The pinnacle of Coralli's choreographic career was in 1841, when the ballet Giselle, ou Les Wilis was first presented during the summer season at the Paris Opera. The scenario, written by Théophile Gautier in collaboration with Jules-Henri Vernoy de Saint-Georges, was set to a score by Adolphe Adam, which had been brought to Coralli's attention by Jules Perrot, who was interested in finding a starring vehicle for his protégée Carlotta Grisi. At the premiere, Grisi was partnered by Lucien Petipa in the role of Albrecht, the prince whose betrayal leads her to madness and death. The "peasant pas de deux" in act 1, set to interpolated music by Friedrich Burgmüller, was performed by Nathalie Fitzjames and Auguste Mabille, and Adèle Dumilâtre danced the demanding role of Myrtha, queen of the wilis, vengeful spirits of dead maidens deceived by their lovers.[6][7]

Gautier and the composer Burgmüller were again Coralli's collaborators in his next ballet, La Péri (1843), a complicated tale of an oriental fairy beloved by a youth who sees her in an opium dream. With Grisi and Petipa as the principal dancers, Coralli's choreography was acclaimed by press and public, and the ballet enjoyed a great success. His penultimate ballet, Eucharis (1844), was a failure, and his last ballet, Ozaï (1847), was performed only ten times. Coralli retired from his position at the Paris Opera in 1854 and died only four years later.[8]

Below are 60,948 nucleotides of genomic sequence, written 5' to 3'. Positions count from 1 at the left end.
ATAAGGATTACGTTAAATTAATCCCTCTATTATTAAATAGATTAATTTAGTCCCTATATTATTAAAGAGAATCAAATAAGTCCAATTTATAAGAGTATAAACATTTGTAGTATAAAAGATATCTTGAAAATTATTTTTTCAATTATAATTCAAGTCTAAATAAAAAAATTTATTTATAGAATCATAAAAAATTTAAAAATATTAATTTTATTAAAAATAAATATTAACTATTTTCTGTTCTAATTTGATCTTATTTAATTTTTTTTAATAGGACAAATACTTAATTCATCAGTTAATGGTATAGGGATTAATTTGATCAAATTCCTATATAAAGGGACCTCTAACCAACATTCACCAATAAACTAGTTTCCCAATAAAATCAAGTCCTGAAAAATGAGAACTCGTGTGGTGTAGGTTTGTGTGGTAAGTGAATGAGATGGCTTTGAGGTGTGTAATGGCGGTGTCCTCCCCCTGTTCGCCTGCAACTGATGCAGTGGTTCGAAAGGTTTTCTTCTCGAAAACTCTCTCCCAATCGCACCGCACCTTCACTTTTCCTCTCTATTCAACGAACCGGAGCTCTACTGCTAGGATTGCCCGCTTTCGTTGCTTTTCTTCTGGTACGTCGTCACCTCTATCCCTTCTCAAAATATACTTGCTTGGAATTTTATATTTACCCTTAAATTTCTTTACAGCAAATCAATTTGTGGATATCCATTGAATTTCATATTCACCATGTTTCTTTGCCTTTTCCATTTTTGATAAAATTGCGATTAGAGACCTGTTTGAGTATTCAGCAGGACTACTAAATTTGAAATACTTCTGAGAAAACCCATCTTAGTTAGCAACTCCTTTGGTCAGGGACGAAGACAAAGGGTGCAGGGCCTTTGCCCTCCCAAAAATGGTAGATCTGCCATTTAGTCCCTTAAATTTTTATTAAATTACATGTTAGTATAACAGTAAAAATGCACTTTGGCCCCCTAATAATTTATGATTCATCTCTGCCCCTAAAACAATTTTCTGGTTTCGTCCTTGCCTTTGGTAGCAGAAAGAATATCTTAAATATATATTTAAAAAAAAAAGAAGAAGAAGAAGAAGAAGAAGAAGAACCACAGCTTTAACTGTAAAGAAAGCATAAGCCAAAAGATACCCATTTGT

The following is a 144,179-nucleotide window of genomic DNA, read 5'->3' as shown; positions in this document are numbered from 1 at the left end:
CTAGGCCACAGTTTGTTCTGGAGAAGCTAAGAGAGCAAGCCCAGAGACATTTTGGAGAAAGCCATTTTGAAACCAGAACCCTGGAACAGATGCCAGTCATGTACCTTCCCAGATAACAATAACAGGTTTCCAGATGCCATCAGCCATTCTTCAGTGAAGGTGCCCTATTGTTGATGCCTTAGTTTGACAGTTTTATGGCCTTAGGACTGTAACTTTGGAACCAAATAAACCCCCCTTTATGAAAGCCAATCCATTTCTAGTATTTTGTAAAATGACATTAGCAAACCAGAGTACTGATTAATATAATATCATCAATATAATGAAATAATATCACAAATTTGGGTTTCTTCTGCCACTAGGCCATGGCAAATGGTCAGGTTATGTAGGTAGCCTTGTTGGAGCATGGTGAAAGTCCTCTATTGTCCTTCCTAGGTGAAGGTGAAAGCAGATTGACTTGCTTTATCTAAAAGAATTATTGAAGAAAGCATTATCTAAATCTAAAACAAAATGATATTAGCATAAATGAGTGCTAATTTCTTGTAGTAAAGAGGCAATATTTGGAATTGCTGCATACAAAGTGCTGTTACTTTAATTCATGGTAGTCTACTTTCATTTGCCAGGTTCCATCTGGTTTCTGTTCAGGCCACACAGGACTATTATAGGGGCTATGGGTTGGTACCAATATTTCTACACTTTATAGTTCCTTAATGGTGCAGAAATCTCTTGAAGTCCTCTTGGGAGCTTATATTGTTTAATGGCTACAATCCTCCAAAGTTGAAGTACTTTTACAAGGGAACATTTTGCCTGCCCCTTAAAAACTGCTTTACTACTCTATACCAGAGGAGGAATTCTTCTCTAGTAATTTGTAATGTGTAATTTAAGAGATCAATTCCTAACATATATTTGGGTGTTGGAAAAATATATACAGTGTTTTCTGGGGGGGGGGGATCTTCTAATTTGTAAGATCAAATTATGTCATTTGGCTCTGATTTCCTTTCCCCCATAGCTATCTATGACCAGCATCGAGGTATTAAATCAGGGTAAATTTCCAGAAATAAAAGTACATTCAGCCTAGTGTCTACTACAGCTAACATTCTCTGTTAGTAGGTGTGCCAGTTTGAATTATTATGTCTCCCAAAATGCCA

Selected worksEdit

Coralli's chief works include in following.[9]

  • 1806: Paul et Rosette
  • 1806: Amphion
  • 1807: Les Incas
  • 1807: Hélène et Pâris
  • 1815: La Dansomanie
  • 1816: Les Noces de Zéphire et Flore
  • 1825: La Statue de Vénus
  • 1825: Les Ruses Espagnoles
  • 1826: Monsieur de Pourceaugnac
  • 1826: Gulliver
  • 1826: La Visite à Bedlam
  • 1827: Le Mariage de Raison
  • 1827: La Neige
  • 1828: Les Hussards et les Jeunes Filles
  • 1828: Léocadie
  • 1829: Les Artistes
  • 1830: La Somnambule
  • 1830: Le Mariage de Raison
  • 1831: L'Orgie
  • 1832: La Tentation
  • 1834: La Tempête, ou L'Île des Génies
  • 1836: Le Diable Boiteux
  • 1837: La Chatte Métamorphosée en Femme
  • 1839: La Tarentule
  • 1841: Giselle, ou Les Wilis, with Jules Perrot
  • 1843: La Péri
  • 1844: Eucharis
  • 1847: Ozaï


  1. ^ Susan Au, "Coralli, Jean," in International Encyclopedia of Dance, edited by Selman Jeanne Cohen and others (New York: Oxford University Press, 1998), vol. 2, pp. 201-204.
  2. ^ Marie-Françoise Christout and Gino Tani, "Coralli, Jean," in Enciclopedia dello Spettacolo (Rome: Le Maschere, 1954).
  3. ^ Marion Hannah Winter, The Pre-Romantic Ballet (Brooklyn, N.Y.: Dance Horizons, 1975).
  4. ^ Au, "Coralli, Jean," in International Encyclopedia of Dance (1998), vol. 2, p. 202.
  5. ^ Ivor Forbes Guest, Fanny Elssler (London: A. & C. Black, 1970).
  6. ^ Edwin Binney, Le Ballets de Théophile Gautier (Paris: Nizet, 1965).
  7. ^ Cyril W. Beaumont, The Ballet Called Giselle (London: Dance Books, 1996).
  8. ^ Ivor Forbes Guest, The Romantic Ballet in Paris, 2nd rev. ed. (London: Dance Books, 1980).
  9. ^ Horst Koegler, The Concise Oxford Dictionary of Ballet, 2nd ed. (Oxford University Press, 1982).